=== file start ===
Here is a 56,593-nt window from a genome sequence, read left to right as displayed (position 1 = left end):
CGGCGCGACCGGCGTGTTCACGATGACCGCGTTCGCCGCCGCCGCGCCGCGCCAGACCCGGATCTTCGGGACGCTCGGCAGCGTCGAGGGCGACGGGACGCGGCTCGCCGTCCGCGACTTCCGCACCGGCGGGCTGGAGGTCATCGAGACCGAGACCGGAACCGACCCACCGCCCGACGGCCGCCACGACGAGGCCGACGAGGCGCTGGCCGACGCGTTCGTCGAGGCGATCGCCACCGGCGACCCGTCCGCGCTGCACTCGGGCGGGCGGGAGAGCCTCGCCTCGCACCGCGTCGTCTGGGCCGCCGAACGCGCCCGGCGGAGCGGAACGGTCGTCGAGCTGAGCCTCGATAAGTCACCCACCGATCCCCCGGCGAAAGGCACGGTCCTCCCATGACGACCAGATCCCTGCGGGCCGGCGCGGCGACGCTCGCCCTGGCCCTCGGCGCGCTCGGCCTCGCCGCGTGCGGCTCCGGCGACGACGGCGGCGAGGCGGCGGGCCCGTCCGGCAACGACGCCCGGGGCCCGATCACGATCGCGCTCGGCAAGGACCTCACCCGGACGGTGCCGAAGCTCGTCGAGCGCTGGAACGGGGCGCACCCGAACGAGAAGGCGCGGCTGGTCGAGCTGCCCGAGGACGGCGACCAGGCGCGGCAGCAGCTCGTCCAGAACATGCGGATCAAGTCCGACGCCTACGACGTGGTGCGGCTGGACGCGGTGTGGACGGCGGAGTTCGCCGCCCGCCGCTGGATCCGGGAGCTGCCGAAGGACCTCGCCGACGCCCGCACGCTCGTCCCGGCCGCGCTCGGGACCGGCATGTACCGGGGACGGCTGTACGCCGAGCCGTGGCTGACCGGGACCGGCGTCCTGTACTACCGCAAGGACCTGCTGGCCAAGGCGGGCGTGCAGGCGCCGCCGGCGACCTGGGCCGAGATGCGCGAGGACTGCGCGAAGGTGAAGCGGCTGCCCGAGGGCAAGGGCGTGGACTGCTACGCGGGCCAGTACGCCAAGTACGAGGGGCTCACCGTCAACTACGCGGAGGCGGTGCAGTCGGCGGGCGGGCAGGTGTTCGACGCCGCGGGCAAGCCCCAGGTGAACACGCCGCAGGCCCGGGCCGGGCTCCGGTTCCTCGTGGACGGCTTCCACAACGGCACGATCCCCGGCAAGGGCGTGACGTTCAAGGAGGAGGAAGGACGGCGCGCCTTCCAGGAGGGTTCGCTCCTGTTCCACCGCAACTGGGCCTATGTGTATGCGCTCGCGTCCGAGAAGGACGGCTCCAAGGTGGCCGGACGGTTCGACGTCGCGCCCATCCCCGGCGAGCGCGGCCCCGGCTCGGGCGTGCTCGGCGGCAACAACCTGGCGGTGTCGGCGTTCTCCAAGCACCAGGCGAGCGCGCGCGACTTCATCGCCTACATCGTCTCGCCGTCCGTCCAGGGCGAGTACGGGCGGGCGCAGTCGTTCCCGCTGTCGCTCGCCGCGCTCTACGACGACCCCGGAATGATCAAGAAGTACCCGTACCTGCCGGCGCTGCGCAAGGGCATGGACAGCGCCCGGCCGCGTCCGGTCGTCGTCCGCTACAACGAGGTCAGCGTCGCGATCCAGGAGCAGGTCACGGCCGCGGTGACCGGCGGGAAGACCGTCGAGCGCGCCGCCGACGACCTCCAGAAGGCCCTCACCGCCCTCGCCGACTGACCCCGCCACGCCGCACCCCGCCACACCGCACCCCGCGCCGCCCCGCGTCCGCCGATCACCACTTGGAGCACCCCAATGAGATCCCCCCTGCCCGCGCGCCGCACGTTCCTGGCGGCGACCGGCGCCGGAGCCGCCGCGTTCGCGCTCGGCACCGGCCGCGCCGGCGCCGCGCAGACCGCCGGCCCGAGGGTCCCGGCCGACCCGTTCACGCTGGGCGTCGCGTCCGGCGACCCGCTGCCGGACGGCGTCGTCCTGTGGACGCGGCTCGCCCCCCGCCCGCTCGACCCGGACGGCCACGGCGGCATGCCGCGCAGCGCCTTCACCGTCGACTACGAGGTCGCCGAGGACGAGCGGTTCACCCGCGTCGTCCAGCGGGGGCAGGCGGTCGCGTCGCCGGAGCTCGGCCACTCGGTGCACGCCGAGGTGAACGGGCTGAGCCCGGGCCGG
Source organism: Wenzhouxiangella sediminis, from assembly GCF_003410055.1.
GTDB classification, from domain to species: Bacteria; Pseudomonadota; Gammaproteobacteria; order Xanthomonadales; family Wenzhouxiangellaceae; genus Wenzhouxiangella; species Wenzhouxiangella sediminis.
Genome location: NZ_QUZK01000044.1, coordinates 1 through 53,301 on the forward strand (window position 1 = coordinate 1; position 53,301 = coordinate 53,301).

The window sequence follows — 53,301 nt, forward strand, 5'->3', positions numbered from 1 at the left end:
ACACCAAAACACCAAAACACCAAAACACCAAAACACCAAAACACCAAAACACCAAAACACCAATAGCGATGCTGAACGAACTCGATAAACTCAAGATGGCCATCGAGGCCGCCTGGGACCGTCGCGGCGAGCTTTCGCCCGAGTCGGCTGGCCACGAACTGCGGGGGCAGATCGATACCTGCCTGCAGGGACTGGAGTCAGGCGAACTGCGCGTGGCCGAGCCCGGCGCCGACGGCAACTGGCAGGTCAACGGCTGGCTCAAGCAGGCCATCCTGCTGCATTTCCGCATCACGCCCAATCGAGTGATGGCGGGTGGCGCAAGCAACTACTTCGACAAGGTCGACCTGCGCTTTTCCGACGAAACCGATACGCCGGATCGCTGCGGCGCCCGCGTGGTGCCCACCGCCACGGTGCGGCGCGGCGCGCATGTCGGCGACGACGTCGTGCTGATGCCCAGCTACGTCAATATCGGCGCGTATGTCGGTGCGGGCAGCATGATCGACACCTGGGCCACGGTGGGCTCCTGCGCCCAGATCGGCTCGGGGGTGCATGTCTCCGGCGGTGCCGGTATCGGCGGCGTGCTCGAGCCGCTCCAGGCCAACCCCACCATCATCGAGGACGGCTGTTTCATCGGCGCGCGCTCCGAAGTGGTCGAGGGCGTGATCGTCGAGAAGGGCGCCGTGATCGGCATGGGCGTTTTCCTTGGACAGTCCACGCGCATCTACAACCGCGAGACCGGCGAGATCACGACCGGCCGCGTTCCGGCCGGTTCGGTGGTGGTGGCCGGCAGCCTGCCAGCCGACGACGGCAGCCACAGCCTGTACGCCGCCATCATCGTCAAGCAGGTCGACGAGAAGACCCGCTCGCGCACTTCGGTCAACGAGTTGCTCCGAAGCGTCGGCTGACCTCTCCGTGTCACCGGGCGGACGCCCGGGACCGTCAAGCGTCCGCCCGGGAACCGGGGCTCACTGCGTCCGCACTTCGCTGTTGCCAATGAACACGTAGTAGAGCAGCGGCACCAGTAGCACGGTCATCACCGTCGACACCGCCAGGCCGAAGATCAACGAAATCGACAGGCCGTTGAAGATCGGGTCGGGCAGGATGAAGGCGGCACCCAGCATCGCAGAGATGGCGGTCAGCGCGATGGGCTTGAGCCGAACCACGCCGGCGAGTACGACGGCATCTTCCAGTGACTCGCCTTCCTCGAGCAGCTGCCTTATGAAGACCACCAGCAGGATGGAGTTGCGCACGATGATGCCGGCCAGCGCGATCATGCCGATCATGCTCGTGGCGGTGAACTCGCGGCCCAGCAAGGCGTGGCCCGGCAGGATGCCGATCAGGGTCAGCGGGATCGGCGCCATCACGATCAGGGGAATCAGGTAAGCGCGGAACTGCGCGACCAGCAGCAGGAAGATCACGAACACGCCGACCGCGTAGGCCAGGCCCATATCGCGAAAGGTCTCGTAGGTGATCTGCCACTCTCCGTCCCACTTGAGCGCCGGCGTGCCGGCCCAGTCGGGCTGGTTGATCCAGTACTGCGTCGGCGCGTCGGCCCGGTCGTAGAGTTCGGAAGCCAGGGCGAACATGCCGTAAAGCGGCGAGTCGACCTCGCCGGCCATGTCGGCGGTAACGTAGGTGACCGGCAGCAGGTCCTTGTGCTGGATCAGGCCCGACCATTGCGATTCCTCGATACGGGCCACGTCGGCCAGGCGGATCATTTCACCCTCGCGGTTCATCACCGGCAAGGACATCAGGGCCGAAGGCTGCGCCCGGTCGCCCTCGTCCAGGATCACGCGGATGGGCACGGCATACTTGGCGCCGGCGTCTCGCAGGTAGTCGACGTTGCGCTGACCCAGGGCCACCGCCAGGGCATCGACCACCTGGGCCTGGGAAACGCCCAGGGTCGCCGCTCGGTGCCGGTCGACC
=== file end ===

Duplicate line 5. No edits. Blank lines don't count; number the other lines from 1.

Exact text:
Genome location: NZ_QUZK01000044.1, coordinates 1 through 53,301 on the forward strand (window position 1 = coordinate 1; position 53,301 = coordinate 53,301).